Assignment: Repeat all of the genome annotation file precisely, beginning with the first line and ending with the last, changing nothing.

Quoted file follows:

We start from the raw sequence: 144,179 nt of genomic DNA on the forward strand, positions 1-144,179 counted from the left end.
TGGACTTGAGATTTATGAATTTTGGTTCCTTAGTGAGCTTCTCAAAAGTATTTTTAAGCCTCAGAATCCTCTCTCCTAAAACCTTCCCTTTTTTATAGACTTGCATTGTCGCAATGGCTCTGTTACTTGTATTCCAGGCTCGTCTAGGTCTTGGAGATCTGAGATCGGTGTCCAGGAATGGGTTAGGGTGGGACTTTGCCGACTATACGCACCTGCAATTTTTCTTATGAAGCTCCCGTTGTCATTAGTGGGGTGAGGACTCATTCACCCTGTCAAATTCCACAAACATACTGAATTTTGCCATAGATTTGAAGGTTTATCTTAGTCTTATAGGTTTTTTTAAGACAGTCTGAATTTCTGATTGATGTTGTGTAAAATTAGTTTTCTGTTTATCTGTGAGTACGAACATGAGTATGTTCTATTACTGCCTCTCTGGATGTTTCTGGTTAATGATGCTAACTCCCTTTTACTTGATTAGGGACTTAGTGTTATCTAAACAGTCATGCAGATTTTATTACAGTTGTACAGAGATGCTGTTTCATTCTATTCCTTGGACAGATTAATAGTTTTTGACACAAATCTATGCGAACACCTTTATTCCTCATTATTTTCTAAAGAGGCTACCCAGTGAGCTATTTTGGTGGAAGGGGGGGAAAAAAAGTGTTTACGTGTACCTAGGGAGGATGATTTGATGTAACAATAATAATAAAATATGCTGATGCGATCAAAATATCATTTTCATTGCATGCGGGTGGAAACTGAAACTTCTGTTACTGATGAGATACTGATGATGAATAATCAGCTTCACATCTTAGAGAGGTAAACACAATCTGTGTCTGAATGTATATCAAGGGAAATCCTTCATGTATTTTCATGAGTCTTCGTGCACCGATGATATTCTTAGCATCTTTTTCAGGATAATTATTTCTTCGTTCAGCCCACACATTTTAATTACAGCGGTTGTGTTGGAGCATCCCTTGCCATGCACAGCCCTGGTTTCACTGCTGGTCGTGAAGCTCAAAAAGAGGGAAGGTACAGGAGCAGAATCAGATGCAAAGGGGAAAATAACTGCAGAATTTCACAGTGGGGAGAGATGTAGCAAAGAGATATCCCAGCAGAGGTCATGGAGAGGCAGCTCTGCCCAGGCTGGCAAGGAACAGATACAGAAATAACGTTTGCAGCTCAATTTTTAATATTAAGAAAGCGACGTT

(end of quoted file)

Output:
We start from the raw sequence: 144,179 nt of genomic DNA on the forward strand, positions 1-144,179 counted from the left end.
TGGACTTGAGATTTATGAATTTTGGTTCCTTAGTGAGCTTCTCAAAAGTATTTTTAAGCCTCAGAATCCTCTCTCCTAAAACCTTCCCTTTTTTATAGACTTGCATTGTCGCAATGGCTCTGTTACTTGTATTCCAGGCTCGTCTAGGTCTTGGAGATCTGAGATCGGTGTCCAGGAATGGGTTAGGGTGGGACTTTGCCGACTATACGCACCTGCAATTTTTCTTATGAAGCTCCCGTTGTCATTAGTGGGGTGAGGACTCATTCACCCTGTCAAATTCCACAAACATACTGAATTTTGCCATAGATTTGAAGGTTTATCTTAGTCTTATAGGTTTTTTTAAGACAGTCTGAATTTCTGATTGATGTTGTGTAAAATTAGTTTTCTGTTTATCTGTGAGTACGAACATGAGTATGTTCTATTACTGCCTCTCTGGATGTTTCTGGTTAATGATGCTAACTCCCTTTTACTTGATTAGGGACTTAGTGTTATCTAAACAGTCATGCAGATTTTATTACAGTTGTACAGAGATGCTGTTTCATTCTATTCCTTGGACAGATTAATAGTTTTTGACACAAATCTATGCGAACACCTTTATTCCTCATTATTTTCTAAAGAGGCTACCCAGTGAGCTATTTTGGTGGAAGGGGGGGAAAAAAAGTGTTTACGTGTACCTAGGGAGGATGATTTGATGTAACAATAATAATAAAATATGCTGATGCGATCAAAATATCATTTTCATTGCATGCGGGTGGAAACTGAAACTTCTGTTACTGATGAGATACTGATGATGAATAATCAGCTTCACATCTTAGAGAGGTAAACACAATCTGTGTCTGAATGTATATCAAGGGAAATCCTTCATGTATTTTCATGAGTCTTCGTGCACCGATGATATTCTTAGCATCTTTTTCAGGATAATTATTTCTTCGTTCAGCCCACACATTTTAATTACAGCGGTTGTGTTGGAGCATCCCTTGCCATGCACAGCCCTGGTTTCACTGCTGGTCGTGAAGCTCAAAAAGAGGGAAGGTACAGGAGCAGAATCAGATGCAAAGGGGAAAATAACTGCAGAATTTCACAGTGGGGAGAGATGTAGCAAAGAGATATCCCAGCAGAGGTCATGGAGAGGCAGCTCTGCCCAGGCTGGCAAGGAACAGATACAGAAATAACGTTTGCAGCTCAATTTTTAATATTAAGAAAGCGACGTT